Arizona State's Alec Marsh (Kendall Rogers)


Marsh Leads Way As Arizona State Reestablishes Identity

At The Ballpark

PHOENIX — It was a night where Arizona State junior righthander Alec Marsh was not to be messed with.

Earlier this week, ASU, in Tracy Smith’s words, played one of the worst games of his tenure in a midweek loss to UNLV. The Sun Devils lacked focus, they played incredibly sloppy, and the loss to the Rebels was their fourth in five games.

The Devils knew they were good. But they also needed to avoid getting into a rut in the meat of the conference schedule. So, they looked to Marsh, the hard-nosed junior righty, to provide the much-needed spark Friday night against Oregon State.

He did that and more, tossing his first complete game with the Sun Devils and striking out nine in a 4-1 victory over the Beavers to restore order to the desert.

“I thought he was really dialed in making quality pitch after quality pitch, even after battling from behind at times. I thought it was an exceptional performance by him,” Arizona State coach Tracy Smith said. “His mechanics are sound and his pre-start routine is very good, as good as anyone I’ve ever been around.”

Marsh entered Friday’s game against the Beavers with something to prove. He’s had a strong season for the Devils, but his fortunes took a wrong turn last weekend against USC. The righthander had his toughest start of the season, allowing eight runs and 10 hits in 5.1 innings. Though he didn’t feel like his stuff was bad, it was one of those days, as the Trojans saw his repertoire well and made hard contact.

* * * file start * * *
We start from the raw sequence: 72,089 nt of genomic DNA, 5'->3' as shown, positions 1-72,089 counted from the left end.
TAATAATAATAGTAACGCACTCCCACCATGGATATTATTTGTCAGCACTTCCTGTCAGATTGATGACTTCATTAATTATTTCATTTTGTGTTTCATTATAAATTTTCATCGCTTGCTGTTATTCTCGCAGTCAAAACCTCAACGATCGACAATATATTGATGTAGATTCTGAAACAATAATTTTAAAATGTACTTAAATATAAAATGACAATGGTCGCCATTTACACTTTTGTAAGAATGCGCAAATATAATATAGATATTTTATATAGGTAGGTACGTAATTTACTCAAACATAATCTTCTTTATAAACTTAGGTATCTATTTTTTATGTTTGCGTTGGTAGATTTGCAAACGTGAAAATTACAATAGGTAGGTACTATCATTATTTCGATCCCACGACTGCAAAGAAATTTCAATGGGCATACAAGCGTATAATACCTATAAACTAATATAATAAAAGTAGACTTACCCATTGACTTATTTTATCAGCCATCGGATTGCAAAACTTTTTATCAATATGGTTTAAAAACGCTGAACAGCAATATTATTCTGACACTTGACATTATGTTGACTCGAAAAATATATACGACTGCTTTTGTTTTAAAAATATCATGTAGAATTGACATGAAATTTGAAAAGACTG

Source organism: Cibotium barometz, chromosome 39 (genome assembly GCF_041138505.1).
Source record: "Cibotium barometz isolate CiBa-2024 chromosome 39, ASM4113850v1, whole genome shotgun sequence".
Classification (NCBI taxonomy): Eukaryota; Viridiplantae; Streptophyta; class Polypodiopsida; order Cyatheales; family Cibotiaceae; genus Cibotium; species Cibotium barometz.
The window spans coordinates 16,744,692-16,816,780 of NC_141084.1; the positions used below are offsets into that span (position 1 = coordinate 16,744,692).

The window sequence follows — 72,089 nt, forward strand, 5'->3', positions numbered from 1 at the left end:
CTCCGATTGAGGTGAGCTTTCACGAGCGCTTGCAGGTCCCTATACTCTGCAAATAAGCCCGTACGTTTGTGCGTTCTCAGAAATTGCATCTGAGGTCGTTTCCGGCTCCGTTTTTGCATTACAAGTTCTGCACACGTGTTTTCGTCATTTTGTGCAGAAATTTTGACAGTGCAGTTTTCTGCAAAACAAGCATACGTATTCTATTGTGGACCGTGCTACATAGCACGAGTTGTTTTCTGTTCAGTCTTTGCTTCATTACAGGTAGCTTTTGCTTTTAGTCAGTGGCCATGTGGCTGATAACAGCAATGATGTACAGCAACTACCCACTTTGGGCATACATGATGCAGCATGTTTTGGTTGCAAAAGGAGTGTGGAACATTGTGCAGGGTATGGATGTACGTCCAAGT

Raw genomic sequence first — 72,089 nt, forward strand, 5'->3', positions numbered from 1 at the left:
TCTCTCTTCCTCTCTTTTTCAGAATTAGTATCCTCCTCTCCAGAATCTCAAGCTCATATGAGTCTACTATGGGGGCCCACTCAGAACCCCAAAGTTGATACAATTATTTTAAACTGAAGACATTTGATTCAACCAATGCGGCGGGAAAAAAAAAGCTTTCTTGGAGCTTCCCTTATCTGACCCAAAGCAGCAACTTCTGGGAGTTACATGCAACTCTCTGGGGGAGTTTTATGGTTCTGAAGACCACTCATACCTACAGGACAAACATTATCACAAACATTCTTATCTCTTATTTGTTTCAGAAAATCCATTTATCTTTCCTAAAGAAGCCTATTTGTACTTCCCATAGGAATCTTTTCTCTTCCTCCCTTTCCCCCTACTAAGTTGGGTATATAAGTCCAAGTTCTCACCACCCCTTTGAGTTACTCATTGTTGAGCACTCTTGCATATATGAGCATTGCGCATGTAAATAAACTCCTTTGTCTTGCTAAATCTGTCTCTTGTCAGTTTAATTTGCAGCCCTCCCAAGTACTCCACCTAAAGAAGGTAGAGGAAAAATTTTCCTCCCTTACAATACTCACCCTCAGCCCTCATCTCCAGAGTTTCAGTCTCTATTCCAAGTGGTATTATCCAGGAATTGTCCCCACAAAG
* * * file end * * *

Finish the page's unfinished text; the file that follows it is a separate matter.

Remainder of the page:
“One of things we stressed is we were behind in a lot of counts last week,” Smith said. “The one thing I told our guys is that they may knock the ball around, but we’re going to attack the strike zone. It was about trusting his stuff. It makes things much easier when you don’t get behind in the count, and I think it also makes him less predictable.

Marsh, who had a strong fall and was expected to take a huge step forward this spring, was as advertised from the start Friday night.

In the first, Marsh, a 6-foot-2, 220-pounder, went 1-2-3 before allowing a one-out home run to Alex McGarry in the second inning. Instead of teetering at all, Marsh proceeded to punch out Matthew Gretler on a 75 mph curveball before inducing a ground out to end the frame.

He was sensational the rest of the way.


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